The UK has become the seventh country in the world to record over 150,000 Covid deaths as Boris Johnson notes "terrible toll".

Official figures have revealed that 150,000 people have died within 28 days of testing positive for Covid-19 in the UK.

A scientist who has been advising the Government reported that the UK passed the total on Saturday, January 8 when an additional 313 deaths were announced.

The total was described as an “absolute tragedy” made worse because “many of them were avoidable if we had acted earlier in the first and second wave”.

The UK has reported a total of 150,057 deaths, making it the seventh country to surpass the milestone after the US, Brazil, India, Russia, Mexico and Peru.

However, separate figures from the Office for National Statistics say that there have been 174,000 deaths registered in the UK where Covid-19 was mentioned on the death certificate.

Professor Andrew Hayward, who sits on the Government’s Scientific Advisory Group for Emergencies (Sage), told BBC Radio 4’s PM programme: “It is absolutely tragic and to think that’s been repeated so many times is awful.

“I think we could have done better. I think some of the deaths are even more tragic for the fact that many of them were avoidable if we had acted earlier in the first and second wave.”

The new deaths were announced as the NHS continues to face significant strain from the Omicron variant and record-high cases, though death rates are not nearly as sharp as earlier in the pandemic because of vaccines and the new strain being believed to be milder.

In the tweeted statement, the Prime Minister said: “Coronavirus has taken a terrible toll on our country and today the number of deaths recorded has reached 150,000.

“Each and every one of those is a profound loss to the families, friends and communities affected and my thoughts and condolences are with them.

“Our way out of this pandemic is for everyone to get their booster or their first or second dose if they haven’t yet.”

Another 146,390 lab-confirmed cases of coronavirus have also been recorded.

Labour’s shadow health secretary Wes Streeting said: “This is a terribly sad milestone for our country. Every life lost has left many more hearts broken.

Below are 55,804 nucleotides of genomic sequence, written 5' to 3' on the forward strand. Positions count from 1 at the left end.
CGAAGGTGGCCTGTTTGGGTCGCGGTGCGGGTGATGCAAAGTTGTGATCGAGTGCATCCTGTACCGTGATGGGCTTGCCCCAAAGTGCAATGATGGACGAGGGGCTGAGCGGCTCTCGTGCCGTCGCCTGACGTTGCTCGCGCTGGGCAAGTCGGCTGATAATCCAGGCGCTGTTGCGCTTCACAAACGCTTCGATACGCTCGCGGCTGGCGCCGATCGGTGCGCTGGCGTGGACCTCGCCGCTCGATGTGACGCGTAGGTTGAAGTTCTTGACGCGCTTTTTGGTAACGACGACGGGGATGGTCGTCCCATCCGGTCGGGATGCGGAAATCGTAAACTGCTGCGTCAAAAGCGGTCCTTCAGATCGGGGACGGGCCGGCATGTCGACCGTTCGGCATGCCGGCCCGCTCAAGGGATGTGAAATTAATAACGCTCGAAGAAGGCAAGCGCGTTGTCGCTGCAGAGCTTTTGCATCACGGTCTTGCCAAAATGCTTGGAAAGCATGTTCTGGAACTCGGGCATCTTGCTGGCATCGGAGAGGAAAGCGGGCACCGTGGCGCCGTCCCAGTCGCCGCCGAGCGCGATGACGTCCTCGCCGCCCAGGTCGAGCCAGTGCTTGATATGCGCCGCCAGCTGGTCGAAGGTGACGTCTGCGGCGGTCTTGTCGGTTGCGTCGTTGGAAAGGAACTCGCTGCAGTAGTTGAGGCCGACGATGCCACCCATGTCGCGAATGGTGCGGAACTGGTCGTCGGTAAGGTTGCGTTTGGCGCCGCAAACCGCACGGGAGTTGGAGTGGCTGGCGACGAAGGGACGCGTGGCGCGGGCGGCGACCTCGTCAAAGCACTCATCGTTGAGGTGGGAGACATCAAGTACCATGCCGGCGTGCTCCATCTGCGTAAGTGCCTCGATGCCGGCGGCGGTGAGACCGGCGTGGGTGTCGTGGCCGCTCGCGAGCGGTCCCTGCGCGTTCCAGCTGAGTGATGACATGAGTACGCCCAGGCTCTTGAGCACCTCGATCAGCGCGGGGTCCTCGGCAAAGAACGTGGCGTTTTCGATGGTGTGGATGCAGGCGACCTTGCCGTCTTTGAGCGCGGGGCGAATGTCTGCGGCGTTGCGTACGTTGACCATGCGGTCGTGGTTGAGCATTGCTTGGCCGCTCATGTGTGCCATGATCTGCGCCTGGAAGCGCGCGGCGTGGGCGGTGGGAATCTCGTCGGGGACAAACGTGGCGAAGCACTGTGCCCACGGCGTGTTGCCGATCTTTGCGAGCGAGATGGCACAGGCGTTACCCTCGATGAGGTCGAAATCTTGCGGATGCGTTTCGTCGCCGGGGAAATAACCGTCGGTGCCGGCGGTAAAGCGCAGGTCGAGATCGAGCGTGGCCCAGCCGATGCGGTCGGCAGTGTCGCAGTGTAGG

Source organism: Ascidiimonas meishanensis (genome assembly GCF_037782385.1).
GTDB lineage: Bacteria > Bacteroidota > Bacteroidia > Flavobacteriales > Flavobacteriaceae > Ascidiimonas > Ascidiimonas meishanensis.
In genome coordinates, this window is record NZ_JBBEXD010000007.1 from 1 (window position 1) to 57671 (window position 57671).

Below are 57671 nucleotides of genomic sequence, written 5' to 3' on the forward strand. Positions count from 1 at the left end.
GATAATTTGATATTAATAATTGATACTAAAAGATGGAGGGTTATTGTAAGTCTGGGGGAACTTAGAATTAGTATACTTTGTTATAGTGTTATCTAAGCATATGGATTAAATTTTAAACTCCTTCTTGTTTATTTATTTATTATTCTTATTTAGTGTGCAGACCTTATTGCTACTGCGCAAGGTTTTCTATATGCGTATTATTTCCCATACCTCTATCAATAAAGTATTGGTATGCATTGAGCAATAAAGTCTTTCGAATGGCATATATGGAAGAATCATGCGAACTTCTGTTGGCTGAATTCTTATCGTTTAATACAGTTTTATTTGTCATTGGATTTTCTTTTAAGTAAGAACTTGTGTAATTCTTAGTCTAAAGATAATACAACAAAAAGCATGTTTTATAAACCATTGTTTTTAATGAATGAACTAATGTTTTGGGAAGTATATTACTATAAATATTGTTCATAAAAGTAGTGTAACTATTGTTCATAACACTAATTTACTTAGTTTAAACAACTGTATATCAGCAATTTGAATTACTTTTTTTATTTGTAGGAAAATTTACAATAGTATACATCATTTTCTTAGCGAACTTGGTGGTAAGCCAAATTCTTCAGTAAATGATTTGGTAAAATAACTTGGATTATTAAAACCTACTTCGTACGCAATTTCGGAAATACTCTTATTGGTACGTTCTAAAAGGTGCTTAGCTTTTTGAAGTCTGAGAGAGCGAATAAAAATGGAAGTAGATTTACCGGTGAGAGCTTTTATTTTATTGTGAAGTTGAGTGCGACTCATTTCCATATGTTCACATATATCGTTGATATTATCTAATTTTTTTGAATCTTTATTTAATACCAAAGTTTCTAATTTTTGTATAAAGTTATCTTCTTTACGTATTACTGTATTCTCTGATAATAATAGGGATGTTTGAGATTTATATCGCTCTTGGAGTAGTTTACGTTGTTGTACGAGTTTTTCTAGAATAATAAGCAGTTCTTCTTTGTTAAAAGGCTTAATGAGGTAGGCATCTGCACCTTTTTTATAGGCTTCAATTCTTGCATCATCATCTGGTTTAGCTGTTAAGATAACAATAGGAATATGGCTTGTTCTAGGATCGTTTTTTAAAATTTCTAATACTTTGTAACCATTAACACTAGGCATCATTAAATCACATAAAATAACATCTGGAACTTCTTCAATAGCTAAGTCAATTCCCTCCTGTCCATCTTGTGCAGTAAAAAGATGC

“We owe it to those who’ve lost their lives and those who miss them to ask what could have been done differently and to learn lessons from the inquiry.”

Earlier a warning was issued over the “concerning” rates of Omicron in England’s North East and North West as concerns continued over NHS staffing levels.

Figures showed that three of the five UK areas with the biggest week-on-week rises in Covid case rates are Middlesbrough (748.8 to 2,651.4), Copeland (1,731.3 to 3,525.8) and Redcar and Cleveland (846.8 to 2,564.3).

NHS England data has shown 39,142 NHS staff at hospital trusts in England were absent for Covid-19 reasons on January 2, up 59% on the previous week (24,632) and more than three times the number at the start of December (12,508).

According to the Health Service Journal (HSJ), staff absences across the entire NHS, including mental health trusts and other areas, for any reason including Covid-19, could be as high as 120,000.

There are about 9,300 armed forces available on standby in total.

As well as the staffing crisis, hospitals are also facing the highest number of admissions from coronavirus since last February.

A total of 18,454 people were in hospital in the UK with Covid-19 as of January 6, Government figures show.

This is up 40% week on week and is the highest number since February 18, 2021.

During the second wave of coronavirus, the number peaked at 39,254 on January 18, 2021.